Caister Academic Press

Genetically Engineered Bacteriophages

Rajesh Mamkulathil Devasia and Salim Manoharadas
from: Bacterial Viruses: Exploitation for Biocontrol and Therapeutics (Edited by: Aidan Coffey and Colin Buttimer). Caister Academic Press, U.K. (2020) Pages: 587-626.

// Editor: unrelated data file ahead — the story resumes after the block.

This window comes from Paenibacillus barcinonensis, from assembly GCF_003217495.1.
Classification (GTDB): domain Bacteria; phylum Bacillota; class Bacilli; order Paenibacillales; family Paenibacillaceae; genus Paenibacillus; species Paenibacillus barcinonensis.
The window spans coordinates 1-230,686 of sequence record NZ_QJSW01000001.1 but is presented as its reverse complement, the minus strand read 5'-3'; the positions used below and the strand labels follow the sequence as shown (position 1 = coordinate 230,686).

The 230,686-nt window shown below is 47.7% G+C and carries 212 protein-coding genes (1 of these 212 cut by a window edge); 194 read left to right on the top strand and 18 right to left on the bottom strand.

With the advent of antibiotics, the use of bacteriophages (phages) as antimicrobial agents has been abandoned in the western world. However, the increasing prevalence of multi-drug resistant bacterial pathogens has resulted in a resurgence of research efforts to use phages as antimicrobials. A side effect of many antibiotics as well as of phage therapy is the release of cell wall components, e.g. endotoxins of Gram-negative bacteria, which mediate the general pathological aspects of septicaemia. In the last decade, several strategies based on genetically engineered lysis-deficient phages have been devised with the aim to avoid disintegration of the cell envelope but to kill the bacterial target. These studies indicated that killing-proficient but lysis-defective recombinant phages can be exploited as efficient antimicrobials with reduced side effects. Moreover, genetically engineered phages can be used to augment the antimicrobial efficacy of antibiotics and to reduce bacterial biofilms. Apart from these potential medical applications, modified phages have been used to detect bacterial pathogens in foodstuffs. Here, we provide a review of these studies and briefly discuss the prospects of genetically modified phage in medicine and industry read more ...
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